ND Department of Health and Human Services’ Early Childhood Section

Infrastructure to Support Early Childhood Systems

  • Data Systems

North Dakota

In 2021, North Dakota enacted HB 1416, which merges offices and programs encompassing child care, preschool and pre-K, home visiting, early intervention and professional development into the Department of Health and Human Services’ Early Childhood Section. According to Kagan and Gomez (2015) consolidating early childhood programs under one agency can decrease duplication of services.

North Dakota Department of Human Services (2021). Introducing the New Early Childhood Division. 

North Dakota Legislative Assembly (2021). HB 1416. Summaries of Fiscal Year 2023 Enacted Budgets

Bipartisan Policy Center (2023). Integrated Efficient Early Care and Education Systems

Kagan, L. and Gomez, R. (Eds.). (2015) Early Childhood Governance: Choices and Consequences. Teachers College Press.

Connections to Key Early Learning Study at Harvard (ELS@H) Findings:

Strong infrastructure and systems – including governance structures and data systems – are key aspects of high-quality early education and care. And research suggests there is a need for more accessible, affordable, and high-quality early education within a mixed-delivery system; strengthening infrastructure and systems is one important way states and cities can take action to address these needs and accomplish these goals.

Findings from the Early Learning Study at Harvard (ELS@H) that connect to the need for more robust infrastructure and systems, including data systems:

  • Families rely on a range of formal (e.g., Head Start, center-based care, public pre-K) and more informal (e.g., home-based, relative care) early education settings; when choosing a setting for their child, families balance many logistical constraints and personal preferences.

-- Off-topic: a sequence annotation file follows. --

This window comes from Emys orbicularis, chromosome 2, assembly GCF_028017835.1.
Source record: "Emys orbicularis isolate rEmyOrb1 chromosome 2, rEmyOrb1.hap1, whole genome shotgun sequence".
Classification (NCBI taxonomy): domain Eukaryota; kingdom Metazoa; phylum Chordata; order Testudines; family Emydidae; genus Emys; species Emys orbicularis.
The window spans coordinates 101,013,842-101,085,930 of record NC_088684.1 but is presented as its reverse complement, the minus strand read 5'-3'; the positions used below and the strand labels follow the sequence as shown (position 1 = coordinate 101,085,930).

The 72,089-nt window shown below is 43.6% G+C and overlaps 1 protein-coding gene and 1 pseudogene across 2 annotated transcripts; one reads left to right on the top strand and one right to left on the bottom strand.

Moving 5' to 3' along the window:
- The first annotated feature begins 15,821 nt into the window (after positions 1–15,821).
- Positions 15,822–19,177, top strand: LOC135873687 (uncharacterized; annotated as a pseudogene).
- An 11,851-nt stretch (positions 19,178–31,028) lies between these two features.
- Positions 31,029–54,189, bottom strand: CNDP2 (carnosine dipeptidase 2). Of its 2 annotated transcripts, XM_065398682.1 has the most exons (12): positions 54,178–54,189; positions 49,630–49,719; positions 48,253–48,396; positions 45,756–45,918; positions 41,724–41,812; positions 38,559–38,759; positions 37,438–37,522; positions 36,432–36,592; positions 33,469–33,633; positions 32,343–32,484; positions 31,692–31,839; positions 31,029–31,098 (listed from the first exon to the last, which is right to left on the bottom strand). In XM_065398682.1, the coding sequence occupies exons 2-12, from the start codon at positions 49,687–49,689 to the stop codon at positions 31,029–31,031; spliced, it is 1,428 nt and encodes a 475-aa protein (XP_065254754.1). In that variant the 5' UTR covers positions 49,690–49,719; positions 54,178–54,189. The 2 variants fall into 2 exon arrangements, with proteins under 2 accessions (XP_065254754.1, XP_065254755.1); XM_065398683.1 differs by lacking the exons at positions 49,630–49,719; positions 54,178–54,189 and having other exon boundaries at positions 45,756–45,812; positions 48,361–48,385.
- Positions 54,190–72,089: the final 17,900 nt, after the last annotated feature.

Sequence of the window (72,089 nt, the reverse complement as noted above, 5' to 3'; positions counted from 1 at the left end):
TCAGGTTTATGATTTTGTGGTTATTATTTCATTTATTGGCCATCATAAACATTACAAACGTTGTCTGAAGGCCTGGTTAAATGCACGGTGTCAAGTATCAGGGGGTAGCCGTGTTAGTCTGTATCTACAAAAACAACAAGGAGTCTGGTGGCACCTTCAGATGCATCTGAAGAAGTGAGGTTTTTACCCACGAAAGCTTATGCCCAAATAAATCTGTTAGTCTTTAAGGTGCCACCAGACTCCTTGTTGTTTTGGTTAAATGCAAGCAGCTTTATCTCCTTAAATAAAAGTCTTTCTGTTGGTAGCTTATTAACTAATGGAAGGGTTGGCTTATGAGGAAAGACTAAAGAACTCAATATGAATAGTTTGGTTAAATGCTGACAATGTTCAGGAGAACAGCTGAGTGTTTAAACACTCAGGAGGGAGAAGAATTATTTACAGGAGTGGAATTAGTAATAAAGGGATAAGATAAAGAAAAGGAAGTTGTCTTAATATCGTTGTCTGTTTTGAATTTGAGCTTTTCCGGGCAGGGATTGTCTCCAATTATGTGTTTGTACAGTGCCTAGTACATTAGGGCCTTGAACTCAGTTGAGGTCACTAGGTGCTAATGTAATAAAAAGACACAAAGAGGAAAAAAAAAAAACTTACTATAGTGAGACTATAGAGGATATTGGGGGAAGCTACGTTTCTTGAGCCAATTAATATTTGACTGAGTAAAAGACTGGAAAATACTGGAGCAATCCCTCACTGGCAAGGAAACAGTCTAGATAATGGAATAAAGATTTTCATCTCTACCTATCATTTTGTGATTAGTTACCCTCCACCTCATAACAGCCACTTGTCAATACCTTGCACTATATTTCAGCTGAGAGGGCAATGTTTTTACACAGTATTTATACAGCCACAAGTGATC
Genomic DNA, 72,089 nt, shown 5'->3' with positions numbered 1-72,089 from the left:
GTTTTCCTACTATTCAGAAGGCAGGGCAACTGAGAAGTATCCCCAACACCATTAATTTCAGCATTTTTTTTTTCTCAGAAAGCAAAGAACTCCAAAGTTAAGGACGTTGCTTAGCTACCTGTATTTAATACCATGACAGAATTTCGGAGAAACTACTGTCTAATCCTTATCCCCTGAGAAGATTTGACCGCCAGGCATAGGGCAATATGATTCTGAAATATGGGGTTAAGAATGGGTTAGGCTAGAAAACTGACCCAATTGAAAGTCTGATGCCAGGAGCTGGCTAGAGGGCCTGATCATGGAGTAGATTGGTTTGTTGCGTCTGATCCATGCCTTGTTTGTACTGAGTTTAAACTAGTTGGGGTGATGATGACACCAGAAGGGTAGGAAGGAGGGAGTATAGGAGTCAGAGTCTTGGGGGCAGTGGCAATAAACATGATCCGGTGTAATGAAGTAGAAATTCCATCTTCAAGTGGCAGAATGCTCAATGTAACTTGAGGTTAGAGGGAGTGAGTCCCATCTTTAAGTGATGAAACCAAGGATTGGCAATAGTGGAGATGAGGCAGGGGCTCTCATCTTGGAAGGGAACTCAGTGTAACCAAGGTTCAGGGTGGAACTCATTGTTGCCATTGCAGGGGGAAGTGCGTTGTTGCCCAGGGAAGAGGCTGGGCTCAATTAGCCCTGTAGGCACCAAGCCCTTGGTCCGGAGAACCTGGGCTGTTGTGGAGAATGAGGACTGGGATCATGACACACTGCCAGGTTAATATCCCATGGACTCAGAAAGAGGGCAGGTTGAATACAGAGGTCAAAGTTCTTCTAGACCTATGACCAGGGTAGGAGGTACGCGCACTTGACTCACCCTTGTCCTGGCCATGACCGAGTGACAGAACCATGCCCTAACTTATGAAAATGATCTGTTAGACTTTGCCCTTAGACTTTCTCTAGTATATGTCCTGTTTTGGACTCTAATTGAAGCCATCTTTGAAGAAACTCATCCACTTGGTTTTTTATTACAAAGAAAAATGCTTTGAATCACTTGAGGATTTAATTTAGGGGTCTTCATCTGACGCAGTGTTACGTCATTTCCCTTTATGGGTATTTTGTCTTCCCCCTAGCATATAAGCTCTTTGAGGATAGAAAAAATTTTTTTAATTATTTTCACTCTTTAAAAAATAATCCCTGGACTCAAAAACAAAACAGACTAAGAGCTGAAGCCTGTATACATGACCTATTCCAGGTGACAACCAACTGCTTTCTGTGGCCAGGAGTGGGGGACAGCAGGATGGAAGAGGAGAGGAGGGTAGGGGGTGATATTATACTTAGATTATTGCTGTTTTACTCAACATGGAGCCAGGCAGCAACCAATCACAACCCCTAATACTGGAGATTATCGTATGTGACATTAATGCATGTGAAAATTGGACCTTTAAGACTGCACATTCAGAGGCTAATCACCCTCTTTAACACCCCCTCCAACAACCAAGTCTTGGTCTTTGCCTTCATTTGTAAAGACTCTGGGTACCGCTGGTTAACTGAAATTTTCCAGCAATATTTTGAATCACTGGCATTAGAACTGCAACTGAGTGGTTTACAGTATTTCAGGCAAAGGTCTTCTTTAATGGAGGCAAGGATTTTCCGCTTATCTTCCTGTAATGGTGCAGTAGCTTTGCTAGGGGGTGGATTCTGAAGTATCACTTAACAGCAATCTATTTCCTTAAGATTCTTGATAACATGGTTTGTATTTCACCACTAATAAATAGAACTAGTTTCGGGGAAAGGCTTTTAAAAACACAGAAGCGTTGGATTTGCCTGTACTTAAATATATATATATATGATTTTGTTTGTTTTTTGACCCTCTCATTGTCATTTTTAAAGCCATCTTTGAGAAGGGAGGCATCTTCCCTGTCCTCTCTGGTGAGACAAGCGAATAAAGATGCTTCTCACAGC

• But for many families – and especially low- and middle-income families – early education choices remain tightly constrained due to issues of affordability and supply.
  • No one early education setting type is inherently of higher quality than another; children develop and learn well in every setting type, and in the study, all setting types showed room to grow in quality.
  • We have learned a great deal from this groundbreaking, large-scale study. Nevertheless, there is still much to learn about what children, families, and educators need, and about what “works” – for whom and under what circumstances – across all the diverse settings where young children learn and grow.
Learn More about ELS@H Findings

Learn more about North Dakota

Context matters. Visit the North Dakota profile page to learn more about its demographics, political landscape, early education programs, early education workforce, and funding sources and streams.

Visit the North Dakota Profile here
  • The state population is 779,261
  • The number of children age 0-4 is 51,390
  • The rural percentage is 39.0%